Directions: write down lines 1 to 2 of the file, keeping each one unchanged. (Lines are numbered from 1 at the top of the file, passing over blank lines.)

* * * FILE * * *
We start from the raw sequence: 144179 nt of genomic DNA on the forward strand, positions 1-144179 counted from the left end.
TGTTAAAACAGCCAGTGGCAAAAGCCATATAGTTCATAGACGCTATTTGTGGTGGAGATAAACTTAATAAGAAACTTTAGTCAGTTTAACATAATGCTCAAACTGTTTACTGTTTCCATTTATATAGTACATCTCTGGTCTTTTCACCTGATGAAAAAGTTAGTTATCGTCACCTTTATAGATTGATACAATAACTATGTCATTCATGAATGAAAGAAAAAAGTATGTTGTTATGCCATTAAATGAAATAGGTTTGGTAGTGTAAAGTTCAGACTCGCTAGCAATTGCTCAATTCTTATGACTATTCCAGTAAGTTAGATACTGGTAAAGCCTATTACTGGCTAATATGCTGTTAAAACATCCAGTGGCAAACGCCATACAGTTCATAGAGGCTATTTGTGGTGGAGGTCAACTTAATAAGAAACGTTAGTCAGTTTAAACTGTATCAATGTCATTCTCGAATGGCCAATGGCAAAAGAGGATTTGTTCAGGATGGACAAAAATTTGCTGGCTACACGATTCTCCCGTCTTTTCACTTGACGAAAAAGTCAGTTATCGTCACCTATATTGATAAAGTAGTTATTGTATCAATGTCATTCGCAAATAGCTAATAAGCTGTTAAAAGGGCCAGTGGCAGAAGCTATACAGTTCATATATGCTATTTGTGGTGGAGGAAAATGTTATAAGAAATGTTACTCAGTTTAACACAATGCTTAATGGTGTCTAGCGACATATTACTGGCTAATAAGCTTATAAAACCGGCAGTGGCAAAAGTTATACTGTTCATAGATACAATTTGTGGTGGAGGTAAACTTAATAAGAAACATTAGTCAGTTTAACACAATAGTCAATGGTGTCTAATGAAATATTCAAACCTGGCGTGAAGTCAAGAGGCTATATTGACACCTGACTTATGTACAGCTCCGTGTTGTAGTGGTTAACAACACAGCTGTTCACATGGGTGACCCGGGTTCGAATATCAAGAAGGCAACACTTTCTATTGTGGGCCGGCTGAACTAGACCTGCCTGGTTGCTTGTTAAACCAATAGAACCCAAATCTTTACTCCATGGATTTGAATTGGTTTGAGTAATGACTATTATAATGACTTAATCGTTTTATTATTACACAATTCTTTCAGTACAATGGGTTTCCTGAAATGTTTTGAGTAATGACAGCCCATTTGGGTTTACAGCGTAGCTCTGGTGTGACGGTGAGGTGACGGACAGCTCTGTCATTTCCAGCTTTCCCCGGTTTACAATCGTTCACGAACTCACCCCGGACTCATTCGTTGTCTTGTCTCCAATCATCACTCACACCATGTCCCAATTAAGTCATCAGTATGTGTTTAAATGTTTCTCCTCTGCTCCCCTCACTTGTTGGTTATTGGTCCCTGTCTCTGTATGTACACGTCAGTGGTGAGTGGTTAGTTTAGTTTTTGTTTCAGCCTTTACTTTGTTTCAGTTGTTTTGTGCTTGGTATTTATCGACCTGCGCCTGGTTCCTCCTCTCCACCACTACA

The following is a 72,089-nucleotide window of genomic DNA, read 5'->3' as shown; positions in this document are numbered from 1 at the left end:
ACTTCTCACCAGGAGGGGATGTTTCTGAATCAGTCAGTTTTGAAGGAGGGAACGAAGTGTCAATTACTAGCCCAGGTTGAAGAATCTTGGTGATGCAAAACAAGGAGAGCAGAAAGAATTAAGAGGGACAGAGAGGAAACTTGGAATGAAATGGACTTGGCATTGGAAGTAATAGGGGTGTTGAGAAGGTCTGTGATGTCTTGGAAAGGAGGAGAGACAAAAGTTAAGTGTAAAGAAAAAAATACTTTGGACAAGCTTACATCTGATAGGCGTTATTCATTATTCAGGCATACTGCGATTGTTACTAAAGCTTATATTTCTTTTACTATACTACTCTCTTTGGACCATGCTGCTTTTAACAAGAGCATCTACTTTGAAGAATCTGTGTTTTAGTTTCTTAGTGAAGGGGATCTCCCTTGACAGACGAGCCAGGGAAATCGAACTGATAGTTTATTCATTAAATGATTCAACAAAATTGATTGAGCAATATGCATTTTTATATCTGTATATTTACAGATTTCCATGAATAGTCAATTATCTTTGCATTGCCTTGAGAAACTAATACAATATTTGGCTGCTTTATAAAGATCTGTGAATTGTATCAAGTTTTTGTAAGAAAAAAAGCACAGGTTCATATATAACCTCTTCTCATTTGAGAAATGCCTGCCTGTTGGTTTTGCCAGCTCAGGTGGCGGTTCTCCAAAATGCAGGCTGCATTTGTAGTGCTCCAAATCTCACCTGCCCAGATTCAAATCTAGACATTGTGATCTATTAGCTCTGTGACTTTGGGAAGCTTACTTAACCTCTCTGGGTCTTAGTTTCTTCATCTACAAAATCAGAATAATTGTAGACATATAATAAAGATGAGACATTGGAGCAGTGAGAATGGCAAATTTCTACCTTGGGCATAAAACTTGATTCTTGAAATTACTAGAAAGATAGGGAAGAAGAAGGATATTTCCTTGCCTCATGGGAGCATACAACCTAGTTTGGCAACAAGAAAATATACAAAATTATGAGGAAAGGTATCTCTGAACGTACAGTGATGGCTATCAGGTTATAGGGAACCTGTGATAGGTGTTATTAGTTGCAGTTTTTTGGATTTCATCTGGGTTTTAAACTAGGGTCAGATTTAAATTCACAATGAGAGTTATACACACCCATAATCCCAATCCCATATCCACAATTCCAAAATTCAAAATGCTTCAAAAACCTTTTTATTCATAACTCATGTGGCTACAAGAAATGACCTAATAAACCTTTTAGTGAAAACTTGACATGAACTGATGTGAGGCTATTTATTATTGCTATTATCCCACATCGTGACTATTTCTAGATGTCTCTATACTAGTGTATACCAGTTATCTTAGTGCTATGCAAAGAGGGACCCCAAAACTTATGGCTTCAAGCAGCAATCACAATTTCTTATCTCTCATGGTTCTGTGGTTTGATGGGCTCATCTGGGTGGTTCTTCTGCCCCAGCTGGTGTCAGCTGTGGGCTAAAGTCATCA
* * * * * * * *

We start from the raw sequence: 144179 nt of genomic DNA on the forward strand, positions 1-144179 counted from the left end.
TGTTAAAACAGCCAGTGGCAAAAGCCATATAGTTCATAGACGCTATTTGTGGTGGAGATAAACTTAATAAGAAACTTTAGTCAGTTTAACATAATGCTCAAACTGTTTACTGTTTCCATTTATATAGTACATCTCTGGTCTTTTCACCTGATGAAAAAGTTAGTTATCGTCACCTTTATAGATTGATACAATAACTATGTCATTCATGAATGAAAGAAAAAAGTATGTTGTTATGCCATTAAATGAAATAGGTTTGGTAGTGTAAAGTTCAGACTCGCTAGCAATTGCTCAATTCTTATGACTATTCCAGTAAGTTAGATACTGGTAAAGCCTATTACTGGCTAATATGCTGTTAAAACATCCAGTGGCAAACGCCATACAGTTCATAGAGGCTATTTGTGGTGGAGGTCAACTTAATAAGAAACGTTAGTCAGTTTAAACTGTATCAATGTCATTCTCGAATGGCCAATGGCAAAAGAGGATTTGTTCAGGATGGACAAAAATTTGCTGGCTACACGATTCTCCCGTCTTTTCACTTGACGAAAAAGTCAGTTATCGTCACCTATATTGATAAAGTAGTTATTGTATCAATGTCATTCGCAAATAGCTAATAAGCTGTTAAAAGGGCCAGTGGCAGAAGCTATACAGTTCATATATGCTATTTGTGGTGGAGGAAAATGTTATAAGAAATGTTACTCAGTTTAACACAATGCTTAATGGTGTCTAGCGACATATTACTGGCTAATAAGCTTATAAAACCGGCAGTGGCAAAAGTTATACTGTTCATAGATACAATTTGTGGTGGAGGTAAACTTAATAAGAAACATTAGTCAGTTTAACACAATAGTCAATGGTGTCTAATGAAATATTCAAACCTGGCGTGAAGTCAAGAGGCTATATTGACACCTGACTTATGTACAGCTCCGTGTTGTAGTGGTTAACAACACAGCTGTTCACATGGGTGACCCGGGTTCGAATATCAAGAAGGCAACACTTTCTATTGTGGGCCGGCTGAACTAGACCTGCCTGGTTGCTTGTTAAACCAATAGAACCCAAATCTTTACTCCATGGATTTGAATTGGTTTGAGTAATGACTATTATAATGACTTAATCGTTTTATTATTACACAATTCTTTCAGTACAATGGGTTTCCTGAAATGTTTTGAGTAATGACAGCCCATTTGGGTTTACAGCGTAGCTCTGGTGTGACGGTGAGGTGACGGACAGCTCTGTCATTTCCAGCTTTCCCCGGTTTACAATCGTTCACGAACTCACCCCGGACTCATTCGTTGTCTTGTCTCCAATCATCACTCACACCATGTCCCAATTAAGTCATCAGTATGTGTTTAAATGTTTCTCCTCTGCTCCCCTCACTTGTTGGTTATTGGTCCCTGTCTCTGTATGTACACGTCAGTGGTGAGTGGTTAGTTTAGTTTTTGTTTCAGCCTTTACTTTGTTTCAGTTGTTTTGTGCTTGGTATTTATCGACCTGCGCCTGGTTCCTCCTCTCCACCACTACA